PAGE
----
Progressive Grocer

JUN 2016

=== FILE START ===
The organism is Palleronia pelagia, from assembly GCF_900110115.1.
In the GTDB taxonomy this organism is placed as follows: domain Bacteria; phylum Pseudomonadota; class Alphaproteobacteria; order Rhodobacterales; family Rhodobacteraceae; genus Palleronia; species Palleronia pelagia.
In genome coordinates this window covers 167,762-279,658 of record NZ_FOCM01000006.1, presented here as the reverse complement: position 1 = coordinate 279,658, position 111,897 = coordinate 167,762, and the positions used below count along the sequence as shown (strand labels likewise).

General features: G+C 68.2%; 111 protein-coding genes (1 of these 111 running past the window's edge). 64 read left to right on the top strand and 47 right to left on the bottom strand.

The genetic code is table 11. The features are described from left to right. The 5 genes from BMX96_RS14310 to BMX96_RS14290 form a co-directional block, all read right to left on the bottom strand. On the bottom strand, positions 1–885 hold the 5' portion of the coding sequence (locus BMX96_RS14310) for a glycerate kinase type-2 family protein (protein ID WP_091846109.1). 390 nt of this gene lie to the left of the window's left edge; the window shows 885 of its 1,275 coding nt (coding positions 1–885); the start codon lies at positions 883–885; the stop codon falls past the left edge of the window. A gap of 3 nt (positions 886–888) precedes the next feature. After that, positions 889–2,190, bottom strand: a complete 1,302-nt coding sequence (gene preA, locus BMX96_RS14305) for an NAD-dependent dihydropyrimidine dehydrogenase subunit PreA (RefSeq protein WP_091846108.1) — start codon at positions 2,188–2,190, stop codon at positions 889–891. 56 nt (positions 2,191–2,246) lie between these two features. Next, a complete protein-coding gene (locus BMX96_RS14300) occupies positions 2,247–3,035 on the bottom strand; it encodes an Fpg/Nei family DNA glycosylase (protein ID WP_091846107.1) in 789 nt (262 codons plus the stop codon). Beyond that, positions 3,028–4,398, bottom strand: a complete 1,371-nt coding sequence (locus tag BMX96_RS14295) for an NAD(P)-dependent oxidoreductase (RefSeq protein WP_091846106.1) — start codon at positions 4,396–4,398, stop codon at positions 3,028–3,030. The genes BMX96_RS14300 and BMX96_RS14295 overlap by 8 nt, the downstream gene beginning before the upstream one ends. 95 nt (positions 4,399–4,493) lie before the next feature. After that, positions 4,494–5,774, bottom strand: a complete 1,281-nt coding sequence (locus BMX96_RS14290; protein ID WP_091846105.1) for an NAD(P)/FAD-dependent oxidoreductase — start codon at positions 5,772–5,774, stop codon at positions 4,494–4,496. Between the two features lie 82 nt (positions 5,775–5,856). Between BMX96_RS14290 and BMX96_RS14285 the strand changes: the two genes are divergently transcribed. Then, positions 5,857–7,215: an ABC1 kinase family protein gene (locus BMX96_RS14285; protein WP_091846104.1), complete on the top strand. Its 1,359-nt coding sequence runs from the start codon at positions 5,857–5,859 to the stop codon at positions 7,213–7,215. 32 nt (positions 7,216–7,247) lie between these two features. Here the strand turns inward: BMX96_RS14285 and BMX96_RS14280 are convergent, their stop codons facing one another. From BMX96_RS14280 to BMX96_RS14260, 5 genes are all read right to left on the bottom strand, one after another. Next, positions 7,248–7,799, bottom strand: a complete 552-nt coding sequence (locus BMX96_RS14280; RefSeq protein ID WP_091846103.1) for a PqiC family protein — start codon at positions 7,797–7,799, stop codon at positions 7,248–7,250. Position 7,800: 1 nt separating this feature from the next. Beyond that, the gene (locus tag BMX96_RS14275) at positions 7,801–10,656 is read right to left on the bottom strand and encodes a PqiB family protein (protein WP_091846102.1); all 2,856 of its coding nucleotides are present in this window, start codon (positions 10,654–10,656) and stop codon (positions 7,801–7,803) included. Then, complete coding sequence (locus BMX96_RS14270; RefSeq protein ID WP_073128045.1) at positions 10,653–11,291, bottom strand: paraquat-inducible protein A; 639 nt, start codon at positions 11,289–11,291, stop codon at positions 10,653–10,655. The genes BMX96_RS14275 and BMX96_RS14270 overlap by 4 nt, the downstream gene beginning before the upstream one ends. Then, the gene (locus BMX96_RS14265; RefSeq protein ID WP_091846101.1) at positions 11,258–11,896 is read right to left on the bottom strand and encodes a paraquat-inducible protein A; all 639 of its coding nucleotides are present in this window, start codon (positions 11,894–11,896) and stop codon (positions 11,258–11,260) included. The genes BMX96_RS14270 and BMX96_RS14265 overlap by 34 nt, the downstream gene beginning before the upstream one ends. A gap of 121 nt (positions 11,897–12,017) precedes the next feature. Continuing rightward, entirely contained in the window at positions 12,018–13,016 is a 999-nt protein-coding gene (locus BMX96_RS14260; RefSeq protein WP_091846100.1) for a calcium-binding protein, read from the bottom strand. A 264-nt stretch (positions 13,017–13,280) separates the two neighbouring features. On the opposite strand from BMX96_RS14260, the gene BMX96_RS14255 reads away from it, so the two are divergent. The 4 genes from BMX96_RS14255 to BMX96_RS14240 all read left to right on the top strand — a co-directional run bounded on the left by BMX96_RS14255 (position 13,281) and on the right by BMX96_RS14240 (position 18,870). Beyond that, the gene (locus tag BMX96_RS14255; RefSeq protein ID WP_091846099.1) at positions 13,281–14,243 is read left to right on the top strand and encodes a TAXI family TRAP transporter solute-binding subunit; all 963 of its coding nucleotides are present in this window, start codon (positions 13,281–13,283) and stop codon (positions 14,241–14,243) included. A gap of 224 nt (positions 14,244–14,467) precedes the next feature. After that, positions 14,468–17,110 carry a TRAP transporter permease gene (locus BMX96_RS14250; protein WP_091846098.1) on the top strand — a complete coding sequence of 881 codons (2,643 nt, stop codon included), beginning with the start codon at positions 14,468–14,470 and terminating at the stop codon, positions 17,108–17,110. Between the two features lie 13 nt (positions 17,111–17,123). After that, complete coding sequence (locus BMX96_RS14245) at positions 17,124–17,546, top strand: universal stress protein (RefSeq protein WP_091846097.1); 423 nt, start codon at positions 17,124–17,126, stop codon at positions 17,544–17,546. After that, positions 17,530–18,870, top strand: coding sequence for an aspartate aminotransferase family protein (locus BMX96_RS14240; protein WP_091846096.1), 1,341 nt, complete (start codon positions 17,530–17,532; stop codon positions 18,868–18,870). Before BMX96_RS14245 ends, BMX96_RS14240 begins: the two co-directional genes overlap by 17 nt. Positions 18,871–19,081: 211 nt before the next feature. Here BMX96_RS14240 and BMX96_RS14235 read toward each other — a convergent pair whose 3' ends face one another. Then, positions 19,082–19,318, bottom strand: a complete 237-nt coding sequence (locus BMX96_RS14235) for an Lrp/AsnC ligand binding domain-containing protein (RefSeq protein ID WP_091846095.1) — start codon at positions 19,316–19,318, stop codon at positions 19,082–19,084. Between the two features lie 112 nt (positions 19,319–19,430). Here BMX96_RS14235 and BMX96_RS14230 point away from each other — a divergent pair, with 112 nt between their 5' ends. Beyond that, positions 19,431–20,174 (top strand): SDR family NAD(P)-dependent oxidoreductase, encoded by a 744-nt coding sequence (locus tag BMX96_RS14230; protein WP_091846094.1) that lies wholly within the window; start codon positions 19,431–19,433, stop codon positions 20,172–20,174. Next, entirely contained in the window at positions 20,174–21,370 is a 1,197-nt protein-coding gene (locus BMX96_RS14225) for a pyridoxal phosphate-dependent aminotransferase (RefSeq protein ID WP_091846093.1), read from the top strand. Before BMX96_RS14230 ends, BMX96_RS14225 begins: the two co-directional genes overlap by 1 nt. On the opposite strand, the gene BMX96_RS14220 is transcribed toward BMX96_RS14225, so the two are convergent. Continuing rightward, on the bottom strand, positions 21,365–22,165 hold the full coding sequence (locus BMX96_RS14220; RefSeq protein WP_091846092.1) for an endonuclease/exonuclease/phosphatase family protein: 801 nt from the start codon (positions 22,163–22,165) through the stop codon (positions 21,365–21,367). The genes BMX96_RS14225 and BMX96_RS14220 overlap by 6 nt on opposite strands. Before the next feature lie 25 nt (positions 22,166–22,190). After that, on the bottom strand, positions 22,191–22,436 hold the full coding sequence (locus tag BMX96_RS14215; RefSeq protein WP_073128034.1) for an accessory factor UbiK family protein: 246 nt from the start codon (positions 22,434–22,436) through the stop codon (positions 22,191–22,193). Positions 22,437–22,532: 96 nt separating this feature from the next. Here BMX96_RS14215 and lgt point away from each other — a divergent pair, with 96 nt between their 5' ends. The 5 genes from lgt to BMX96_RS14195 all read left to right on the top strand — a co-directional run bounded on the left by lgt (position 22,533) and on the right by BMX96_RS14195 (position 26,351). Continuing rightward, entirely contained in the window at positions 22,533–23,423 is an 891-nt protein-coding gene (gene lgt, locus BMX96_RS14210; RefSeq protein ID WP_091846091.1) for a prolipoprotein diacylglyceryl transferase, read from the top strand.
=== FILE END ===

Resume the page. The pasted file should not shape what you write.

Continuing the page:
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186 | Progressive Grocer | Ahead of What's Next | June 2016 Supply Chain Operations Iowa-based Itasca Retail Information Systems, has dedicated a lot of time to studying out-of-stocks. He was on board in the early 2000s, when Schenectady, N.Y.-based Price Chopper worked with Itasca to make its CAO (computer-automated ordering) system more comprehensive. Te new tool was able to bring out-of-stock rates down to 1.5 percent to 2.5 percent across all center store categories and to about half of its perishables, according to Retail Info Systems News in 2008. Today, Itasca is working with Sobeys, Wegmans Food Markets and other retailers across North America to address out-of-stocks. "We estimate that at least three-fourths of current out-of-stocks are caused by a frustrating combination of antiquated ordering systems plus inadequate shelf-management processes," Kennedy tells Progressive Grocer. "Te grocery industry has been slow at adopting perpetual-inventory systems, which enable automat- ed replenishment and its associated OOS reduction, based on past perceptions that it's difcult to imple- ment, labor-intensive and/or requires too much store discipline to be efective," he adds. "We've been able to prove that this is a myth in 100 percent of our implementations." In fact, Kennedy says Itasca's solutions have solved out-of-stocks and inventory issues at store level while being labor-neutral. "Approaches that don't include the store fail, because there's no beneft to the store," he maintains. "We provide an at-store solution. We employ the store personnel as our eyes and ears to let us know what's going on. Any system will work great if the information is good. And the only way to know if the information is good is to have it validated. In many cases, it has to be done by a human being." Itasca's system still provides auto-replenishment, however. "We don't envision store personnel actu- ally writing the orders, but we do see them helping maintain the inventory," notes Kennedy. "Te reason why we take a store approach is that we think perhaps getting that big number — the number that's required for the manufacturer to supply the retailer — is one thing, but getting all the little numbers — in other words, if you're a 100-store retailer, all those stores with the right amount of product — is more difcult," he adds. "So there might be adequate inventory, [but] it just might not be in the right location." Itasca's solutions are tailored specifcally to the North American grocery industry, which has unique challenges such as a large variety of product sourcing and an emphasis on promotions, he notes. In one of Itasca's most recent implementations, Rochester, N.Y.-based Wegmans is in the process of bringing the Itasca Magic Inventory Manage- ment Solution to all 88 of its stores and in most major departments. Future phases will extend the solution to the general merchandise, health and beauty care, direct-store-delivered, and perish- ables categories — in addition to the grocery, frozen, and dairy categories it has rolled out to chain-wide over the past year. "We are already better at ordering accuracy, stay- ing in stock and reduced overall store inventories," said Jack DePeters, Wegmans' SVP of store opera- tions, in January. Right Inventory, Right Time Over at Dayton, Ohio-based Teradata, store-/SKU- based forecasting is the name of the game for dealing with out-of-stocks. Tim JW Simmons, general sales manager, North America, demand chain solutions and services at the company, notes, "Te key factors causing out-of-stocks are using promotion estimates that aren't based on individual store demand and need; having new item forecasts that are based on av- erages, with limited focus on individual location; and having a one-size-fts-all service-level strategy." Teradata's solutions more accurately forecast promotion and event demand, and also incorporate seasonality, trend and new-item data into their analytics, he says. One national food retailer that recently imple- mented Teradata's demand-driven forecasting and replenishment approach "signifcantly improved its ability to determine the right inventory, at the right place, in the right quantity, and at the right time across the chain," according to Simmons. Te retailer now provides its stores with automated demand forecasts and suggested order quantities. While North America certainly has its own distinct challenges contributing to out-of-stocks, at least one global retailer is learning some lessons that We estimate that at least three-fourths of current out-of-stocks are caused by a frustrating combination of antiquated ordering systems plus inadequate shelf- management processes." —Jeff Kennedy, Itasca Retail Information Systems

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